Hearing aids are normally recommended for children who have Down’s syndrome, since surgery might have very unpredictable results.

Hearing aids can as well be used when the child is unable to undergo surgery or you’re unwilling for surgery to be carried out.

A hearing aid is an electronic device which have a microphone, amplifier and battery.

Modern hearing aids are small and very much discreet, and some may even be worn inside the ear. The microphone then picks up sound, which is then made louder by the amplifier.

Hearing aids are fitted with devices that is able to distinguish between background noise, like traffic, and foreground noise, like conversation.


A grommet is a small tube which is inserted into the child’s ear especially during surgery. It is able to help drain away the fluid in the middle ear and also maintain air pressure.

Grommets are inserted during an operation known as the grommet insertion. The procedure is done under general anaesthetic (the child will be unconscious and thus won’t feel any pain). The procedure takes about 30 minutes, so the child should be able to go home the same day of operation.

During the first few days after the procedure, the child might find that noises sound louder than they’re used to. This is very normal and should pass as the child gets used to having a normal level of hearing.

A grommet can assist to keep the eardrum open for many months. As the eardrum begins to heal, the grommet is slowly pushed out of the eardrum and might eventually fall out. This process occurs naturally and shouldn’t be in any way painful. Most grommets can fall out within a period of 6-12 months of being inserted. Around 1 child in every 3 will require further grommets.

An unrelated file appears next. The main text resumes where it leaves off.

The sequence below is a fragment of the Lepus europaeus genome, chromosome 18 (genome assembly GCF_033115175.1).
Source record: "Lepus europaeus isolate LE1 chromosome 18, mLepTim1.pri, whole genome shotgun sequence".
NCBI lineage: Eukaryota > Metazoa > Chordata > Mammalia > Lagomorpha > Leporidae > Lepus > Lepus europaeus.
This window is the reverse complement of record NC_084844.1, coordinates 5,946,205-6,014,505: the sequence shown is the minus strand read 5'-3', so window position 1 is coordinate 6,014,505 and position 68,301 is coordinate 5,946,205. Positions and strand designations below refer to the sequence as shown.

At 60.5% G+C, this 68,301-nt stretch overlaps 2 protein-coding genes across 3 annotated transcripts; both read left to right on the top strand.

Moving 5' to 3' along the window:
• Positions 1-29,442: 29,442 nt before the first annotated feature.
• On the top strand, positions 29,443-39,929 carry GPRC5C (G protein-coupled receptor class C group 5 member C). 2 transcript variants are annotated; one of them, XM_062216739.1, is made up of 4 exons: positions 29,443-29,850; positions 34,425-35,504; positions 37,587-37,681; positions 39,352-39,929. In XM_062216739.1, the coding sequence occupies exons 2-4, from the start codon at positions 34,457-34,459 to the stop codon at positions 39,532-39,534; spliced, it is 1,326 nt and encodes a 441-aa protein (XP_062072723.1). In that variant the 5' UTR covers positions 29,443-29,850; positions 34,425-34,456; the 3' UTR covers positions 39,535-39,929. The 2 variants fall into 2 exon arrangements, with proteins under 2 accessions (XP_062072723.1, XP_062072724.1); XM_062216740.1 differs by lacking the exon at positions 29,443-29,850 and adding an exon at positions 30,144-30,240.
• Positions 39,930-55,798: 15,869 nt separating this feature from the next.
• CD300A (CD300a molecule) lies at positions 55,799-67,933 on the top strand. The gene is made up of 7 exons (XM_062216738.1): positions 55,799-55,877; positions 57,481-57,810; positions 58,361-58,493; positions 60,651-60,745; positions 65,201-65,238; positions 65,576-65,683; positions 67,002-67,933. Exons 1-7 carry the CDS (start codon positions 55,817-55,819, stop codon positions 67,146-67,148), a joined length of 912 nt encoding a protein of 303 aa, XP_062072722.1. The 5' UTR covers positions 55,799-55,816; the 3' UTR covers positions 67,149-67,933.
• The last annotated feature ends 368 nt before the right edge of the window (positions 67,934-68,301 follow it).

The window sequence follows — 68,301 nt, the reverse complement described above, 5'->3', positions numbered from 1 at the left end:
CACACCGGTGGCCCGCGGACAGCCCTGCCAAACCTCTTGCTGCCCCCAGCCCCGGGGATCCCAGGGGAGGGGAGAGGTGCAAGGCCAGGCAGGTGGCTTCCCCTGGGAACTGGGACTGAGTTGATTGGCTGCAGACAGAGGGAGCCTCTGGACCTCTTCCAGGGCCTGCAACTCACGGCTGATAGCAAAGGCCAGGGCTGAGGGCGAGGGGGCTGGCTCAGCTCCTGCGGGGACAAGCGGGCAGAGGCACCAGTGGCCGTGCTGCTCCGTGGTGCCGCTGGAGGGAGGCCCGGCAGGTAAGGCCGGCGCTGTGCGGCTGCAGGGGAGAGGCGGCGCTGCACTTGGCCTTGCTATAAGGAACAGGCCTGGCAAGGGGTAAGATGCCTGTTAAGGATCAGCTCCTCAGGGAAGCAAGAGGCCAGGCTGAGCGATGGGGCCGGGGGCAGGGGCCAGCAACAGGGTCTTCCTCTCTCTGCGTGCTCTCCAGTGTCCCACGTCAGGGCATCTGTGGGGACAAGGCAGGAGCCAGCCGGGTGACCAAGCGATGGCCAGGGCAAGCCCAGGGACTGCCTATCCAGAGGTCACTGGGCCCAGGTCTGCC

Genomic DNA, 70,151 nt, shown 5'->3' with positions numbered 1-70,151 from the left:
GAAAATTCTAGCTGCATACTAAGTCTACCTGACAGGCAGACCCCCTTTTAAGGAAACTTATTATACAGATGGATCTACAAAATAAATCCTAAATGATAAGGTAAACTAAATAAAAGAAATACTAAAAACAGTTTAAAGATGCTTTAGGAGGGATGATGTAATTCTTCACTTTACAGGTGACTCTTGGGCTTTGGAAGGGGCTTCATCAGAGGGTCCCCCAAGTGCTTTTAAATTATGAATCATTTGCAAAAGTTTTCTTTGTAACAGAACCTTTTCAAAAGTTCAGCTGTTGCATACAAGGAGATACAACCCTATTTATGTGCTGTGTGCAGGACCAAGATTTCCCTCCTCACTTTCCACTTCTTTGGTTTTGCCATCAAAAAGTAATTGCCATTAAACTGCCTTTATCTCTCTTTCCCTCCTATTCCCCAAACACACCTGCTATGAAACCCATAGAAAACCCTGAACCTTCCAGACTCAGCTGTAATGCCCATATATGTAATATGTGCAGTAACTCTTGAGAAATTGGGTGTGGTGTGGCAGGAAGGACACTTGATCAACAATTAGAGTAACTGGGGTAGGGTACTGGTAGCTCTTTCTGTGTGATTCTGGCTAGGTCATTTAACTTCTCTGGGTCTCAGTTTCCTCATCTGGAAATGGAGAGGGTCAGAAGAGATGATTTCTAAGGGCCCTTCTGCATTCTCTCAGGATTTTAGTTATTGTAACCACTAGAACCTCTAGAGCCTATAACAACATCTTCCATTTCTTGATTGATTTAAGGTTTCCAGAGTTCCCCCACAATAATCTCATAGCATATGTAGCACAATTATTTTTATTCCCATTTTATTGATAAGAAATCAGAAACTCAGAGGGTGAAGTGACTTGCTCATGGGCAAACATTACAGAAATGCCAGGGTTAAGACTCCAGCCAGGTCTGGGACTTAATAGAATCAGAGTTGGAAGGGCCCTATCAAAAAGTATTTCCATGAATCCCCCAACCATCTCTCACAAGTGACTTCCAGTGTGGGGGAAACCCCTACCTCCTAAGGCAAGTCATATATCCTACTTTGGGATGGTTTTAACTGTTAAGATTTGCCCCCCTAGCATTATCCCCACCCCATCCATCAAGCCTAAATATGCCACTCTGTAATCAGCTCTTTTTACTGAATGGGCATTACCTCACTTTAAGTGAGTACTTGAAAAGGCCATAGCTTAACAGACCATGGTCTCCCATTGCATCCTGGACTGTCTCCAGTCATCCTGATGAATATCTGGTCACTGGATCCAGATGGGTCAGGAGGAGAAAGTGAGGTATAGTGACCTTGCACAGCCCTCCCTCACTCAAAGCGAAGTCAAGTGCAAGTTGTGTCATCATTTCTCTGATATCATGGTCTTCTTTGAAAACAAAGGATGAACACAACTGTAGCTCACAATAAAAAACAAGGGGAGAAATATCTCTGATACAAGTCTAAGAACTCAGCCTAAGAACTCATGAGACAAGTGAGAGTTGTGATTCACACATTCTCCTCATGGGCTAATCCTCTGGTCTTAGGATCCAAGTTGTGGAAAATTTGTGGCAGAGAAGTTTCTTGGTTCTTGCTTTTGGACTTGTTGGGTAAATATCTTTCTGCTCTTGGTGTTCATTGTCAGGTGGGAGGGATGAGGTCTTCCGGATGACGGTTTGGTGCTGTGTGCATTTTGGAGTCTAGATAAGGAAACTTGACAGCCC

Grommet insertion is a simple and safe procedure, but as with all the types of surgery, there’s a higher risk of complications. These might include developing an ear infection or even a small hole in the ear drum (perforated ear drum).

Other treatments

There are a number of less commonly used treatments for ear mucus that are listed below.


Autoinflation involves the child blowing up a special balloon by use of the nose. It assists to open up the Eustachian tube, thus making it easier for the tube to drain ear mucus.

This will require to be done regularly, until all the fluid has completely been drained away. Autoinflation might be difficult for young children to do and isn’t suitable.

If autoinflation causes the child pain, treatment should thus be stopped. Autoinflation should also not be done if the child has a cold, throat infection or flu.


An adenoidectomy is normally a surgical procedure that is used to get rid of the adenoids. The adenoids are small, soft glands that are at the back of the nose. They assist to detect germs and also notify the immune system. It’s said that after around the age of 3, the adenoids aren’t required any more, as the the body is able to fight germs without having them.

The adenoids are only removed if they’re leading to problems. For instance, if the child’s adenoids are swollen and also enlarged, they may sometimes block the Eustachian tube. Getting rid of them can assist the Eustachian tube so as to work better.

An adenoidectomy is usually carried out under the general anaesthetic for about 30 minutes and the child will usually be able to go home the very day. The procedure is usually carried out at the same time as a grommet insertion or removal of tonsils.

As with grommet insertion, an adenoidectomy is a simple procedure and the risk of complications is low. But, there’s a small chance of problems, like bleeding and infection.


  1. Glue ear – Treatment: http://www.nhs.uk/Conditions/Glue-ear/Pages/Treatment.aspx
  2. Glue ear: http://www.nhs.uk/conditions/glue-ear/Pages/Introduction.aspx
  3. Glue ear – Causes: http://www.nhs.uk/Conditions/Glue-ear/Pages/Causes.aspx
  4. Ear Infection: http://patient.info/health/ear-infection-otitis-media
  5. Grommets: http://www.kidshealth.org.nz/grommets-tympanostomy-or-ventilation-tubes